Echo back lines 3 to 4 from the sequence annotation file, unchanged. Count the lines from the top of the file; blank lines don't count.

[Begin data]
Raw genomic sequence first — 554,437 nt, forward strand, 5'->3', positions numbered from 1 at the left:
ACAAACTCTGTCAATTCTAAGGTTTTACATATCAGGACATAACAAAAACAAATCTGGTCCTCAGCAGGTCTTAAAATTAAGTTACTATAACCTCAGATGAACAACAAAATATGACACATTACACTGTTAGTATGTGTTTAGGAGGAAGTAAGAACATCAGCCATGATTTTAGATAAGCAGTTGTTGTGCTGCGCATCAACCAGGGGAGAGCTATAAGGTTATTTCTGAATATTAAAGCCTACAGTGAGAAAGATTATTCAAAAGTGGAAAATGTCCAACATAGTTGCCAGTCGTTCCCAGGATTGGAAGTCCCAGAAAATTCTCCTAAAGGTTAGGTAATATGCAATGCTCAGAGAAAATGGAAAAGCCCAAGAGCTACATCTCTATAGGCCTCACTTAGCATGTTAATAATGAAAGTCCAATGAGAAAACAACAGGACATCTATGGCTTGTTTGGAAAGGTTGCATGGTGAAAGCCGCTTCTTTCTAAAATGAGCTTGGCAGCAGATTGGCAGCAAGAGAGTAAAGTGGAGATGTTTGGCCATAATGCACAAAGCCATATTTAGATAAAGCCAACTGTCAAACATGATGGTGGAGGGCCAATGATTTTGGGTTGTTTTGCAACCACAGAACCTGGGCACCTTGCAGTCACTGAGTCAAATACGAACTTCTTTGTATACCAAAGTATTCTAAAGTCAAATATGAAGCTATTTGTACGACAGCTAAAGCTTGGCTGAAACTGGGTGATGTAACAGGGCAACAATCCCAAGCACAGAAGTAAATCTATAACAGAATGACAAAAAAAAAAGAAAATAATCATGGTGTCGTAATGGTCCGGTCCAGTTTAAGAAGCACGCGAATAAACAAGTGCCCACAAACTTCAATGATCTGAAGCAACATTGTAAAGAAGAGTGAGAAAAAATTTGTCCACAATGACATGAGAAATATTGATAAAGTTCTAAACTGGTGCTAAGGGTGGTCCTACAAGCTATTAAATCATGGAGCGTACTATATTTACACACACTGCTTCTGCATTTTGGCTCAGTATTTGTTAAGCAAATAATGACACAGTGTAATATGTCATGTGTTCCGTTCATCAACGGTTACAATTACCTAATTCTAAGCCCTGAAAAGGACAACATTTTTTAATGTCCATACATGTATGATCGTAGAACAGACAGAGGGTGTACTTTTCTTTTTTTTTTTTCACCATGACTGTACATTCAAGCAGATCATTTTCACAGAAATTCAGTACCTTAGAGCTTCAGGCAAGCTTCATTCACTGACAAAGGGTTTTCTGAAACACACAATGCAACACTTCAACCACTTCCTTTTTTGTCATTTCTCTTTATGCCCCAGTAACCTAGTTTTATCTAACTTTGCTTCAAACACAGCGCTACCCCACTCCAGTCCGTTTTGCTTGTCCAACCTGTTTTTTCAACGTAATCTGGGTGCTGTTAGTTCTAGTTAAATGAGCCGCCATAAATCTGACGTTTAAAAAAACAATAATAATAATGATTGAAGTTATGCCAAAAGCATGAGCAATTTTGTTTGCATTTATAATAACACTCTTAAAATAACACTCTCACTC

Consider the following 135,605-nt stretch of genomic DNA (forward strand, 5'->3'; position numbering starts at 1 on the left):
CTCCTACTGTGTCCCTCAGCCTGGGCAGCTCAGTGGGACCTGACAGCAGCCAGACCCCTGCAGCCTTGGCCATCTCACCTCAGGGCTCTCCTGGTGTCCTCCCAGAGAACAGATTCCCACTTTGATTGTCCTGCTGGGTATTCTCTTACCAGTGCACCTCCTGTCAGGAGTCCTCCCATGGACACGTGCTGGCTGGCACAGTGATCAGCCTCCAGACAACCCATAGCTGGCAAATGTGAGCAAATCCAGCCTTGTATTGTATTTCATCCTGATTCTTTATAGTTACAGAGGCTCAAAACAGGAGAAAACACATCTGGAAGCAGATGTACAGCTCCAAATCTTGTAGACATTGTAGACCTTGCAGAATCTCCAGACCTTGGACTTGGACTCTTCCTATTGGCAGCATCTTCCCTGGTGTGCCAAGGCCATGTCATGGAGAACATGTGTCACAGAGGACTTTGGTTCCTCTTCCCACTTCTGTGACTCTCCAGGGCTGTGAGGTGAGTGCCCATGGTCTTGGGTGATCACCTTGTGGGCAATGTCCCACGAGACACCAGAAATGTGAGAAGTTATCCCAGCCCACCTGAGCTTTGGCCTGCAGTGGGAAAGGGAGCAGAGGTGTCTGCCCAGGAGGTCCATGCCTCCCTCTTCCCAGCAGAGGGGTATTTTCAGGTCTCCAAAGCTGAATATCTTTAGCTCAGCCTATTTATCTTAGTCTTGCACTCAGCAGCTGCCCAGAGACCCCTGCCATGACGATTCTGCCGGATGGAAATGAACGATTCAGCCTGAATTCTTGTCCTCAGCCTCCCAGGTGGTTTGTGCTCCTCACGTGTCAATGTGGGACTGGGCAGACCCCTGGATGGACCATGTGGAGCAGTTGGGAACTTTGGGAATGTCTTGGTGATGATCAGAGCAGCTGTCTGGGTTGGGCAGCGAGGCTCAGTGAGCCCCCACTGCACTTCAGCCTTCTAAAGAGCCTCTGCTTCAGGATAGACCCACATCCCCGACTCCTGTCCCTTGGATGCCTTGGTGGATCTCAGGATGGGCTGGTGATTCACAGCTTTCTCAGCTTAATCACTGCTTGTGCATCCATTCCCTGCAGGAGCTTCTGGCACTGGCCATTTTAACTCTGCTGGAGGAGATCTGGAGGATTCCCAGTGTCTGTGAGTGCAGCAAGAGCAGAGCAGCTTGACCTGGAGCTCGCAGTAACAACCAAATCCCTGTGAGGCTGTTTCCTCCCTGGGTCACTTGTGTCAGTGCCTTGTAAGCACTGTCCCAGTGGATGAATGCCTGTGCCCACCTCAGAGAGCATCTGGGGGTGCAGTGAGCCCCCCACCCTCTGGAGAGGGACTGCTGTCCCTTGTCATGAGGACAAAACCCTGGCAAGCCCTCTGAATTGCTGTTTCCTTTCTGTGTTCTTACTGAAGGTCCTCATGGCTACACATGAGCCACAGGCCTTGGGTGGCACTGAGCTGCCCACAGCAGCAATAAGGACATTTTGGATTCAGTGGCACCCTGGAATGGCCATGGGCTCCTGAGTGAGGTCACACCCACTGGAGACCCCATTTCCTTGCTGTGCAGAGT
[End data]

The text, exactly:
Consider the following 135,605-nt stretch of genomic DNA (forward strand, 5'->3'; position numbering starts at 1 on the left):
CTCCTACTGTGTCCCTCAGCCTGGGCAGCTCAGTGGGACCTGACAGCAGCCAGACCCCTGCAGCCTTGGCCATCTCACCTCAGGGCTCTCCTGGTGTCCTCCCAGAGAACAGATTCCCACTTTGATTGTCCTGCTGGGTATTCTCTTACCAGTGCACCTCCTGTCAGGAGTCCTCCCATGGACACGTGCTGGCTGGCACAGTGATCAGCCTCCAGACAACCCATAGCTGGCAAATGTGAGCAAATCCAGCCTTGTATTGTATTTCATCCTGATTCTTTATAGTTACAGAGGCTCAAAACAGGAGAAAACACATCTGGAAGCAGATGTACAGCTCCAAATCTTGTAGACATTGTAGACCTTGCAGAATCTCCAGACCTTGGACTTGGACTCTTCCTATTGGCAGCATCTTCCCTGGTGTGCCAAGGCCATGTCATGGAGAACATGTGTCACAGAGGACTTTGGTTCCTCTTCCCACTTCTGTGACTCTCCAGGGCTGTGAGGTGAGTGCCCATGGTCTTGGGTGATCACCTTGTGGGCAATGTCCCACGAGACACCAGAAATGTGAGAAGTTATCCCAGCCCACCTGAGCTTTGGCCTGCAGTGGGAAAGGGAGCAGAGGTGTCTGCCCAGGAGGTCCATGCCTCCCTCTTCCCAGCAGAGGGGTATTTTCAGGTCTCCAAAGCTGAATATCTTTAGCTCAGCCTATTTATCTTAGTCTTGCACTCAGCAGCTGCCCAGAGACCCCTGCCATGACGATTCTGCCGGATGGAAATGAACGATTCAGCCTGAATTCTTGTCCTCAGCCTCCCAGGTGGTTTGTGCTCCTCACGTGTCAATGTGGGACTGGGCAGACCCCTGGATGGACCATGTGGAGCAGTTGGGAACTTTGGGAATGTCTTGGTGATGATCAGAGCAGCTGTCTGGGTTGGGCAGCGAGGCTCAGTGAGCCCCCACTGCACTTCAGCCTTCTAAAGAGCCTCTGCTTCAGGATAGACCCACATCCCCGACTCCTGTCCCTTGGATGCCTTGGTGGATCTCAGGATGGGCTGGTGATTCACAGCTTTCTCAGCTTAATCACTGCTTGTGCATCCATTCCCTGCAGGAGCTTCTGGCACTGGCCATTTTAACTCTGCTGGAGGAGATCTGGAGGATTCCCAGTGTCTGTGAGTGCAGCAAGAGCAGAGCAGCTTGACCTGGAGCTCGCAGTAACAACCAAATCCCTGTGAGGCTGTTTCCTCCCTGGGTCACTTGTGTCAGTGCCTTGTAAGCACTGTCCCAGTGGATGAATGCCTGTGCCCACCTCAGAGAGCATCTGGGGGTGCAGTGAGCCCCCCACCCTCTGGAGAGGGACTGCTGTCCCTTGTCATGAGGACAAAACCCTGGCAAGCCCTCTGAATTGCTGTTTCCTTTCTGTGTTCTTACTGAAGGTCCTCATGGCTACACATGAGCCACAGGCCTTGGGTGGCACTGAGCTGCCCACAGCAGCAATAAGGACATTTTGGATTCAGTGGCACCCTGGAATGGCCATGGGCTCCTGAGTGAGGTCACACCCACTGGAGACCCCATTTCCTTGCTGTGCAGAGT